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Kodaline - In A Perfect World (Album Review)

Wednesday, 19 June 2013 Written by Graeme Marsh

Hailing from Swords, just outside Dublin, the four unassuming lads that make up Kodaline found themselves catapulted into the limelight following the release of a touching video for All I Want in 2012. A modern take on Beauty and the Beast, set in an office environment, the video has clocked up in excess of three million views on Youtube.

Written by singer Steve Garrigan following the break up of a relationship, All I Want drew comparisons to Coldplay with its anthemic, soaring elements. Garrigan’s voice is far more distinctive than Chris Martin’s though, and has an endearing quality similar to Maroon 5’s Adam Levine. Add a touch of Irish charm and fragility, a dash of folk and the Boxer Rebellion’s stadium sheen, and you’ve pretty much nailed the band’s sound.

Beginning life as 21 Demands, the band changed their name to Kodaline in 2011. It wasn’t until later that they discovered they shared the moniker with, as guitarist Mark Prendergast puts it, “a character on fuckin’ World of Warcraft”. Recent months have seen the band championed by Radio 1 DJs, in particular Fearne Cotton, as well as being named on the BBC’s Sound of 2013 longlist, although they ultimately finished just outside the top five.

There are a number of songs in this collection that follow the Coldplay formula for success. Slow burners gradually build to epic climaxes, with stadium-filling, anthemic choruses repeated until the outro settles back down for a quiet sign-off.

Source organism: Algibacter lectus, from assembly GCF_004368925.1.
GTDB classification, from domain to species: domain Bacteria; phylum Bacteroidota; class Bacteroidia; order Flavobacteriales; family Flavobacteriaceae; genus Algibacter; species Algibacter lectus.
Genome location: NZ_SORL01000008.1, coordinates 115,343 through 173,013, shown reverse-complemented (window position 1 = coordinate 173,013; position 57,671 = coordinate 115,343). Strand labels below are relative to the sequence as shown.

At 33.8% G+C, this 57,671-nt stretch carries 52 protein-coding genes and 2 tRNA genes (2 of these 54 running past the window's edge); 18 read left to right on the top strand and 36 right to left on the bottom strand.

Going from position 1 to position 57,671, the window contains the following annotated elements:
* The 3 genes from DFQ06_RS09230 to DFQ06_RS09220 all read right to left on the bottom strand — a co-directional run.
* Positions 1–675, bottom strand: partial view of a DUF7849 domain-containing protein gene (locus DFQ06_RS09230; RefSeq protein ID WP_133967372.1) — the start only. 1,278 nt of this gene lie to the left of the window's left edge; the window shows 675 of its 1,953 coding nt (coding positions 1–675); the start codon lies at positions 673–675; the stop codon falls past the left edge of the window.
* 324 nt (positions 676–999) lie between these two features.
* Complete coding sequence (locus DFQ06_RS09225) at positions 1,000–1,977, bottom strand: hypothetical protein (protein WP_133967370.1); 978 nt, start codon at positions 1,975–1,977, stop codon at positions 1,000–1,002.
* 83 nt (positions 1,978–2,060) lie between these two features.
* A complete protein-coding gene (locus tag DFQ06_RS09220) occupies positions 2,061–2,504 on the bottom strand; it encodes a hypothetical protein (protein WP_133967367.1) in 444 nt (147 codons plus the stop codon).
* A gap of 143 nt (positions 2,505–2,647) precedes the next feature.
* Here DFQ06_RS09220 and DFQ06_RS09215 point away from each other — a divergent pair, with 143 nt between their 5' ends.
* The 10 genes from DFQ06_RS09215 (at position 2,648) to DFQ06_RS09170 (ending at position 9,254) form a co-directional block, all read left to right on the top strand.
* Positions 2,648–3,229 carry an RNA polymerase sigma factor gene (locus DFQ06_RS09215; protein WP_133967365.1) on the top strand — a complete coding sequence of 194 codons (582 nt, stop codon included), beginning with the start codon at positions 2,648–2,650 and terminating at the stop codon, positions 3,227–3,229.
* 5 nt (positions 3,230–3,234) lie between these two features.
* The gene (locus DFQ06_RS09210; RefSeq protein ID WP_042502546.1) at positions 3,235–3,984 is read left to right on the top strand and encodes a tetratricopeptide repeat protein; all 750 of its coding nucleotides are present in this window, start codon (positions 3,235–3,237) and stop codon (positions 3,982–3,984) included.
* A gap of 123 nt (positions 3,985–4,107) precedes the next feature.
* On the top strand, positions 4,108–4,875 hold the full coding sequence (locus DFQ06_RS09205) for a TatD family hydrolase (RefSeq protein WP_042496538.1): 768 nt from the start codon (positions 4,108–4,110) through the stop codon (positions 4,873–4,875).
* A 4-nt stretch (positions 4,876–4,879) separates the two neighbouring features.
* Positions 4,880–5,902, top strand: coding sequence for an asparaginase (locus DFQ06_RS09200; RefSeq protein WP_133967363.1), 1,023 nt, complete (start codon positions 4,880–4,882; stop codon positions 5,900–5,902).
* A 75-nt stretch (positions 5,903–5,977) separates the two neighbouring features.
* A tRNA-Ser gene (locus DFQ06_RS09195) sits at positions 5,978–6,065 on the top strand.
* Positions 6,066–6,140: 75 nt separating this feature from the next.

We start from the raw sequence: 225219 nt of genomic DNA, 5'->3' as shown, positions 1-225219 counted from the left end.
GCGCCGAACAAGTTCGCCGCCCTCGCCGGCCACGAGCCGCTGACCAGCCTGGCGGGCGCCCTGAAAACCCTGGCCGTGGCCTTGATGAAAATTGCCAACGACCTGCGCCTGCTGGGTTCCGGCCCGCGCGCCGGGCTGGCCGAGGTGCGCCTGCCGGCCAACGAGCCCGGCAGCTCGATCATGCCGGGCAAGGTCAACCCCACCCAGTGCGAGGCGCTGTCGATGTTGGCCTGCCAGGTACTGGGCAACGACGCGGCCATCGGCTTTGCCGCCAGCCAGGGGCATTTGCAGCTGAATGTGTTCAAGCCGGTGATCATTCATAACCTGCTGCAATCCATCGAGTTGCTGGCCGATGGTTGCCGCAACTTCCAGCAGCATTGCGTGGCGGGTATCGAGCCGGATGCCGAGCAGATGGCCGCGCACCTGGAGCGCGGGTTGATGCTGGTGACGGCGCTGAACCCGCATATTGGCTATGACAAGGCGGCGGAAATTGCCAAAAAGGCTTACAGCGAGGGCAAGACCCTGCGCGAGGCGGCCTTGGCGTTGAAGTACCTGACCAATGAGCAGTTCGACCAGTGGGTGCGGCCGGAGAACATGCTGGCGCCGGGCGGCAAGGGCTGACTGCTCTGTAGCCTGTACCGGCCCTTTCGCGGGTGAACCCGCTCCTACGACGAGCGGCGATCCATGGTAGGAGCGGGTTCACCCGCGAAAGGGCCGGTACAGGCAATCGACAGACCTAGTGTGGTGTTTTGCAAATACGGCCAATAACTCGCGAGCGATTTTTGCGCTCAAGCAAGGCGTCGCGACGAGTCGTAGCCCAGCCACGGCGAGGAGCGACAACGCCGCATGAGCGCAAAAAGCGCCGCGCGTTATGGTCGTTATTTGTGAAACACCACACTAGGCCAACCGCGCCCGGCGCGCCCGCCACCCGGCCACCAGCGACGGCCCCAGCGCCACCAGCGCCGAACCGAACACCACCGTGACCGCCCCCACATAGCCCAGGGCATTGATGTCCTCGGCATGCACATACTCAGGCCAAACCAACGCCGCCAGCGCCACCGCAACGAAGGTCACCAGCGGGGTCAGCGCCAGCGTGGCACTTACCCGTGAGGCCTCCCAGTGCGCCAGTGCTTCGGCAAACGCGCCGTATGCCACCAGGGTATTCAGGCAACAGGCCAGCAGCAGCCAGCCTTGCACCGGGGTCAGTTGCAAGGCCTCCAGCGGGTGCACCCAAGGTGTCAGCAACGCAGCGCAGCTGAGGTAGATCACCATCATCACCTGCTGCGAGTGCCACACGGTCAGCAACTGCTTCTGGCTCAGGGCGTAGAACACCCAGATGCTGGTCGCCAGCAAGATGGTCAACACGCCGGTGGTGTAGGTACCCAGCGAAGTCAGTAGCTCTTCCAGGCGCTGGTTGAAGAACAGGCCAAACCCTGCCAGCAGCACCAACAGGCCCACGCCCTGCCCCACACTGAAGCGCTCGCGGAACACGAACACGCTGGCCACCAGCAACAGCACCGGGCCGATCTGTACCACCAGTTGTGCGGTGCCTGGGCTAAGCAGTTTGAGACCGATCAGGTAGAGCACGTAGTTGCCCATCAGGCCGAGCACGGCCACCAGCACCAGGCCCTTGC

All I Want is the strongest of these songs and is a real tear-jerker, but opening track One Day is another excellent example. The message is clear, and states that life will pass you by all too quickly. The track urges the listener to stop wasting time by being on their own, worrying about what other people will think of them, and culminates in one of those familiar sing-a-long choruses.

Big Bad World follows the same pattern, as does All Comes Down with its staccato synths. Talk is another, a reflective look at all the things that Garrigan would change if he could rewind time. It’s structured like Fix You but doesn’t quite match the Coldplay classic for emotional quality.

Aside from the bread and butter tracks on this recording, Kodaline are more than a one-trick pony. On the rollicking folk jaunt of Love Like This the band displays their ability to knock out bouncy, upbeat foot stompers and they repeat the trick on album closer Way Back When, with its acoustic, playful vibe. The piano-driven After The Fall provides a little more variety, along with the Muse-like Pray. The track shows another feather to their cap, emanating a more serious, doomy and apocalyptic feel.

In A Perfect World is exactly where you will find yourself when listening to several of the tracks here. For a debut album this is a very strong and accomplished collection of songs and the down to earth charm of the Irish quartet can only help them in their cause. With Garrigan stating that they have, successfully, it has to be said, attempted to tap into feelings that will resonate with as many people as possible, it is surely only a matter of time before this band endear themselves to a huge audience.

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